George Guilbault, a retired hockey player and manager, flips through a yellowed scrapbook of photos and newspaper clippings, some from 50 years ago.
"We played like frozen fish," he says, laughing as he recalls a hockey game on an outdoor rink in Russia in 1966.
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The Sherbrooke Beavers were one of only two Canadian teams to play on Soviet ice during the Cold War in the 1950s and 60s.
The Beavers were Canadian amateur champions in 1965. Fresh from winning the Ahearn Cup (a European tournament) in December 1965, the team of 15 slipped behind the Iron Curtain the following month to meet the Central Red Army Sports Club.
But instead of playing the first game in Moscow, as they expected, the team was bussed 150 kilometres northwest of Moscow to an outdoor rink in Kalinin. Guilbault, who played centre for the Beavers, remembers it was -20 C.
"The Soviet bus driver was trying to conserve gas," he said. "Every time we went downhill, he'd turn off the ignition, so there was no heat in the bus either."
As the story goes, the Soviets were wary of losing face on home ice in Moscow. So, the Beavers were shuttled off to Kalinin, named after Mikhail Kalinin, a puppet president of the Stalin era.
The exhibition series helped set the stage for the great Soviet-Canada rivalries to come, like the Summit Series in 1972.
'It was tougher than we thought'
Kalinin is now called Tver. The annual outdoor Russian Classic hockey series held its opening game there last Saturday in commemoration of that 1966 Canada-Soviet match-up.
"We are trying to recreate the same atmosphere to remember it and talk about it, so that people will come to the stadium and have the same experience how it was 50 years ago," said German Skoropupov, president of Russia's Supreme Hockey League (VHL).
"In that time, Soviet hockey was played on the streets and in open stadiums like this one, and, actually, nothing much has changed here since then."
The outdoor rink Tver is still a sheet of ice covering a soccer field. It has the same stands, although the seats have changed, and there's a Zamboni now.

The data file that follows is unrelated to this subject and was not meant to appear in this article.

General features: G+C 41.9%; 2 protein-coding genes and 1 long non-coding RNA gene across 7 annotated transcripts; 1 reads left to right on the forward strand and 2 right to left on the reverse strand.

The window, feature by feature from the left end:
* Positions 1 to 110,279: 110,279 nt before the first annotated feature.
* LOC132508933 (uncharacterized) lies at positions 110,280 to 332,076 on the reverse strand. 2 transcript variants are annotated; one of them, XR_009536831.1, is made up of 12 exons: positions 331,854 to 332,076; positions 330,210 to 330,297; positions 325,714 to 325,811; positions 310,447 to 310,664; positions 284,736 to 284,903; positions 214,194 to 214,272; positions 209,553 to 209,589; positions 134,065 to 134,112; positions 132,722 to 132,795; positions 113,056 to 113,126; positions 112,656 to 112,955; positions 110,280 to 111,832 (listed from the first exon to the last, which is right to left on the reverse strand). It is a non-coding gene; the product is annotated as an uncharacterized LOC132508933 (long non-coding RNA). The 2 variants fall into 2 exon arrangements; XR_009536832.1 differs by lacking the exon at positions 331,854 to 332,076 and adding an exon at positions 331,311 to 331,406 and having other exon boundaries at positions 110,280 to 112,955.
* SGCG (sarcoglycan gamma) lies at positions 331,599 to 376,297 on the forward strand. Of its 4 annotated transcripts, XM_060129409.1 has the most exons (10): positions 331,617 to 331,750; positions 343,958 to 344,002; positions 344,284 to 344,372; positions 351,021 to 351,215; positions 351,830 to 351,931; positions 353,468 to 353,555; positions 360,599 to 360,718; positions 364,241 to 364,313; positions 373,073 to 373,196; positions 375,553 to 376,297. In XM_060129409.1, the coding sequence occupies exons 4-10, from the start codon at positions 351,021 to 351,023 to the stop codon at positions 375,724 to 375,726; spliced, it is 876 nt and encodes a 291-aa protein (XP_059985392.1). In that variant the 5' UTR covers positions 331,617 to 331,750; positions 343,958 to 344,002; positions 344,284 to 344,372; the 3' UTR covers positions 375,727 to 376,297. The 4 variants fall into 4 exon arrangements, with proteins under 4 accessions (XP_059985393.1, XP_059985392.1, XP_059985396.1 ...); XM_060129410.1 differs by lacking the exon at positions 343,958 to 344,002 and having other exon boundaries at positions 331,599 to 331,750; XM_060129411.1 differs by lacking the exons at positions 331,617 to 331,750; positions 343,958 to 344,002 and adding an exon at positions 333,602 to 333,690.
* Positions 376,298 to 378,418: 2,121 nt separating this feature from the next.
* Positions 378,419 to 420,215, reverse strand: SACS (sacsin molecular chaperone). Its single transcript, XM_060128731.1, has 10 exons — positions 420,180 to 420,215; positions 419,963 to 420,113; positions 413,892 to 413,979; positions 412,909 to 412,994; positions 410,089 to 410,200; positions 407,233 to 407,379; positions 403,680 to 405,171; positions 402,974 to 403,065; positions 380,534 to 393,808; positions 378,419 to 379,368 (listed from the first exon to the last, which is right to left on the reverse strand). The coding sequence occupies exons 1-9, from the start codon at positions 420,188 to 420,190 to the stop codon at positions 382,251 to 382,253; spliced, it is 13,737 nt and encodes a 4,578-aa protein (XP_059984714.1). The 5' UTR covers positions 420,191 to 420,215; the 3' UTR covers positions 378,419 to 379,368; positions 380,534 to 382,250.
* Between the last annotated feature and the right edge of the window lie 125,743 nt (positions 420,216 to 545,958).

Back in 1966, "it was tougher than we thought," said Guilbault.
First, there was the cold. Then the crowd — the game took place at an army camp, so most of the spectators were soldiers, some brandishing Kalashnikovs, Guilbault recalled.
"The more they scored, the wilder they got. They just never stopped," he said.
Tensions boiled over
The game was rough. The Canadians had their fists high for most of it. As the score for the Red Army team nudged above 10 while the Beavers managed just a couple of goals, the famed Russian coach Anatoly Tarasov showed no mercy.
'When the goalie went down, the brawl started.' - George Guilbault, centre for the Sherbrooke Beavers in 1966
"In the third period, when Canadians were very tired, I put on the ice my best and most forceful line," he said in a television interview later.
Tensions, already high, boiled over.
"One of our players had taken many penalties, and he got upset at the goalies," said Guilbault. "Going to the bench, he decided to go and spear him. And when the goalie went down, the brawl started."
"It was a stunning sight to see," said Tarasov in a later interview on Russian TV. "In two minutes, all my players were on top of the Canadians. Some were getting their ears yanked; others were getting punched up.
"Something bad could've happened, so I gave the order to my players to release the Canadians."
News of the brawl echoed from Moscow to Ottawa. With the next two games in Moscow, the Beavers were invited to the Canadian Embassy.
"We thought we were going to have some cheese and wine, but first of all, we got a true speech by the ambassador to calm ourselves down."
Canada's ambassador, Robert Ford, warned if there were further disruptions, he'd have to cancel the next two games.
There weren't. The scores got better. While the initial game ended with a 15-4 loss for Canada, the Beavers lost the last game against the Moscow Spartak team by only one goal.
Love of the game
In Tver, last Saturday night, two teams suited up for the friendly match: one in Soviet red, the other in Canadian red and white, both largely made up of retired players and managers. The Canadian team was composed of all Russians but had a Canadian coach, former NHL bench boss Mike Keenan, who's also coached in Russia's Kontinental Hockey League (KHL).
"The curtain is down. Hockey's universal now," said Keenan, referring to the steady stream of players flowing from Russia to the NHL.
'We found out that they were no different. We really loved the game mutually.' - George Guilbault
A video greeting from Guilbault was played at the match, which ended in a loss for the "Canadian" team reminiscent of the one 50 years ago: 14-6.
"I'd like to congratulate the members of the great event in Russia giving us the opportunity to think back 50 years," Guilbault said.
For him, the 1966 series was one grand adventure.
"We had the opportunity to be with people that really were passionate, as passionate about hockey as we were. And the more we got friendly, through different people helping us to understand, we found out that they were no different. We really loved the game mutually."